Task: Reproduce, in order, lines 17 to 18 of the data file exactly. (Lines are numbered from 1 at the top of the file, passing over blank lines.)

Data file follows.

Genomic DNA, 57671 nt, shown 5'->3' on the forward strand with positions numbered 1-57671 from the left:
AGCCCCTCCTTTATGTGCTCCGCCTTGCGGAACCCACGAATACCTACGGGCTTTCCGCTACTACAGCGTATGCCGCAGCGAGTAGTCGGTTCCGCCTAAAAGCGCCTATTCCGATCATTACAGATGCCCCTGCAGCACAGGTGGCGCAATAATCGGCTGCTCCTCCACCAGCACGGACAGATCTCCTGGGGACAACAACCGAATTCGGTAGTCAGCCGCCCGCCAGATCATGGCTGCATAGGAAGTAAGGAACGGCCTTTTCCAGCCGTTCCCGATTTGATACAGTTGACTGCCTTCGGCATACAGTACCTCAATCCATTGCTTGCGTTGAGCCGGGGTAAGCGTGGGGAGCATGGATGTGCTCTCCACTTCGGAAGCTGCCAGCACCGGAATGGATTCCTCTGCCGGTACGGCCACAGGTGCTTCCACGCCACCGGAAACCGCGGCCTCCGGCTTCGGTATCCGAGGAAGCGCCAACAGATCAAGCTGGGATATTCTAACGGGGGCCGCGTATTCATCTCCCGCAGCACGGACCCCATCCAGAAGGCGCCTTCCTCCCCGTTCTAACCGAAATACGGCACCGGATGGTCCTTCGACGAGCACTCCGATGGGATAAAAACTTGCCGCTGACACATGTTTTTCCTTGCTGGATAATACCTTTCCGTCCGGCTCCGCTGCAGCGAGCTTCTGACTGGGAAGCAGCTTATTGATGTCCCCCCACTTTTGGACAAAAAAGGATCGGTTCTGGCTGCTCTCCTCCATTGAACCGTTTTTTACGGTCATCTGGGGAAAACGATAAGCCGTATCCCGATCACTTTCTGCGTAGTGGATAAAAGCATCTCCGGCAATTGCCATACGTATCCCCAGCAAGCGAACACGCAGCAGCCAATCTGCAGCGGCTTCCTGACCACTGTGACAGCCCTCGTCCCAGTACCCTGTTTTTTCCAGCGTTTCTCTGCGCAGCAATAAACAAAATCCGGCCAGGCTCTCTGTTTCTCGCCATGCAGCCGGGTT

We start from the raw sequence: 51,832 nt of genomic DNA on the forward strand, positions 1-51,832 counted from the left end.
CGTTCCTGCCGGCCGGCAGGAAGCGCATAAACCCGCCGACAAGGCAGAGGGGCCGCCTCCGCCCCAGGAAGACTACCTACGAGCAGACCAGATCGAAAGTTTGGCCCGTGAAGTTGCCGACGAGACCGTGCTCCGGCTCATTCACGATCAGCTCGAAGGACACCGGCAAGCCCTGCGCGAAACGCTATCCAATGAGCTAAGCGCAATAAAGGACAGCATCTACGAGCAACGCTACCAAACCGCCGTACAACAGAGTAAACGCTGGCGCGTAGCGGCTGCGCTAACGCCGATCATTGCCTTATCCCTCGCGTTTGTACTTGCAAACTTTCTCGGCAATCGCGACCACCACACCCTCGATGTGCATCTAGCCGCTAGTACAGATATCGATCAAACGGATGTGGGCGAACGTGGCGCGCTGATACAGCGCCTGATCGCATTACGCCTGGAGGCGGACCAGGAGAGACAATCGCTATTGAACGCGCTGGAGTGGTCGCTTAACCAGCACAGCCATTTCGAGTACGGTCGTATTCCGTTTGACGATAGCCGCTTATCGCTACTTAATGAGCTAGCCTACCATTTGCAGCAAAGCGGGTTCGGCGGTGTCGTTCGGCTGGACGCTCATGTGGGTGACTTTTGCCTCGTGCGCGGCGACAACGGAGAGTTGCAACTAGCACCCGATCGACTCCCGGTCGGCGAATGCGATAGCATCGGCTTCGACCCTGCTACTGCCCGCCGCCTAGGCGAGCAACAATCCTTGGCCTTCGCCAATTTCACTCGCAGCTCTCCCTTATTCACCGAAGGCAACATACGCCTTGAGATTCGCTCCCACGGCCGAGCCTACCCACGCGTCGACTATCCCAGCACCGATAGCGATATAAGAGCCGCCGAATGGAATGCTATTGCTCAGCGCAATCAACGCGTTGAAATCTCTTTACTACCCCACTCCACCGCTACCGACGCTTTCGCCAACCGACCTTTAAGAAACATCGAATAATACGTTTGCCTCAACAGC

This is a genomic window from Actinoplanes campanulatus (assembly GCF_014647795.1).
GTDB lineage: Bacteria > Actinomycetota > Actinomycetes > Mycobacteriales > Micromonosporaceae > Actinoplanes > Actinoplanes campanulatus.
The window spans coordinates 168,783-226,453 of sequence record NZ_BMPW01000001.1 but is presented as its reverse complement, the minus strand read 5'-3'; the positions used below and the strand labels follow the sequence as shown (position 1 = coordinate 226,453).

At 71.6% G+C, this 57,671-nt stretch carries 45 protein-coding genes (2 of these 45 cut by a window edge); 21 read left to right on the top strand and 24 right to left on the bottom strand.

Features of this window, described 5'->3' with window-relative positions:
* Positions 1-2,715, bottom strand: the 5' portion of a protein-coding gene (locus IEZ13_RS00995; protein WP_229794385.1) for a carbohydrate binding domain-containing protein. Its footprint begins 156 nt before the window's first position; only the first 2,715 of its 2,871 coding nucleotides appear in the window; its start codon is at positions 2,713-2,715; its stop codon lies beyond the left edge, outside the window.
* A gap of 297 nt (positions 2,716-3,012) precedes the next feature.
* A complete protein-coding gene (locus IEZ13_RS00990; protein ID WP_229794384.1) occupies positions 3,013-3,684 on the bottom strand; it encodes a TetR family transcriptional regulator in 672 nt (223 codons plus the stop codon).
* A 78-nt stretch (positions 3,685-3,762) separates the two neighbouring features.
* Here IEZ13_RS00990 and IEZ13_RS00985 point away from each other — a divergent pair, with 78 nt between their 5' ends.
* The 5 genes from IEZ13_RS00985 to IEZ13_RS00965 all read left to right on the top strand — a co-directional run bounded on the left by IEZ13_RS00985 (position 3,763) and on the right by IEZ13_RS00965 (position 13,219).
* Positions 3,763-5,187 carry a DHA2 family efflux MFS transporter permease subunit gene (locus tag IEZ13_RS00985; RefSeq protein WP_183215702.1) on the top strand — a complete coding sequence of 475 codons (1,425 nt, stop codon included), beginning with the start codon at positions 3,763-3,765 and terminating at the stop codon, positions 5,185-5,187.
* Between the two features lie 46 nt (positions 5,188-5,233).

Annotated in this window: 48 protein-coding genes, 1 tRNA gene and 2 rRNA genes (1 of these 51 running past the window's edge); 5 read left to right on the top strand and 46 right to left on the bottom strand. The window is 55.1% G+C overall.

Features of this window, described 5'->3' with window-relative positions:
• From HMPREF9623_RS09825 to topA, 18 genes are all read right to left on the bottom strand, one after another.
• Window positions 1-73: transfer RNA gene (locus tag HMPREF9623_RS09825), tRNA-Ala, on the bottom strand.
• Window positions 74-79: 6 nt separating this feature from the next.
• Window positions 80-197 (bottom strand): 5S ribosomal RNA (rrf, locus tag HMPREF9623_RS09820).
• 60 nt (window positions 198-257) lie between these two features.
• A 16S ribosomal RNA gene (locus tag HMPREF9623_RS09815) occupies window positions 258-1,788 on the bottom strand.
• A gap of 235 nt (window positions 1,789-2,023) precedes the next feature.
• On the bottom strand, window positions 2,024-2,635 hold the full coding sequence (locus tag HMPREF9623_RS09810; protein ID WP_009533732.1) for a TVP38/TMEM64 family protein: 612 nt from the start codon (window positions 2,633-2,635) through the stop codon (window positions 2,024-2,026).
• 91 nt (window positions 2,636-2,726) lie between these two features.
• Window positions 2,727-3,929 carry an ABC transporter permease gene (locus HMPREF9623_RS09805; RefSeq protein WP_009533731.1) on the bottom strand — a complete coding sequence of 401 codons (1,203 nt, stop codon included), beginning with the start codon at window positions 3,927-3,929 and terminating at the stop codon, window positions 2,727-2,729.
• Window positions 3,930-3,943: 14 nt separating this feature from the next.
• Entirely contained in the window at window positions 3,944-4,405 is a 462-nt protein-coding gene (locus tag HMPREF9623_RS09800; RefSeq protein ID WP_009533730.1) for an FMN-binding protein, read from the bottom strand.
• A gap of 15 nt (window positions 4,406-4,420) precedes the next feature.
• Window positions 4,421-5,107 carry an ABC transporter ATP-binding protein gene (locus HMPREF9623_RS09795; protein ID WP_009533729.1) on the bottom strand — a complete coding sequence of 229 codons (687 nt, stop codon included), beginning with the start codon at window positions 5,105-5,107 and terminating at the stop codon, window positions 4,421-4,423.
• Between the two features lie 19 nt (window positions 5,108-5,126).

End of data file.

* Between the two features lie 46 nt (positions 5,188-5,233).

Annotated in this window: 48 protein-coding genes, 1 tRNA gene and 2 rRNA genes (1 of these 51 running past the window's edge); 5 read left to right on the top strand and 46 right to left on the bottom strand. The window is 55.1% G+C overall.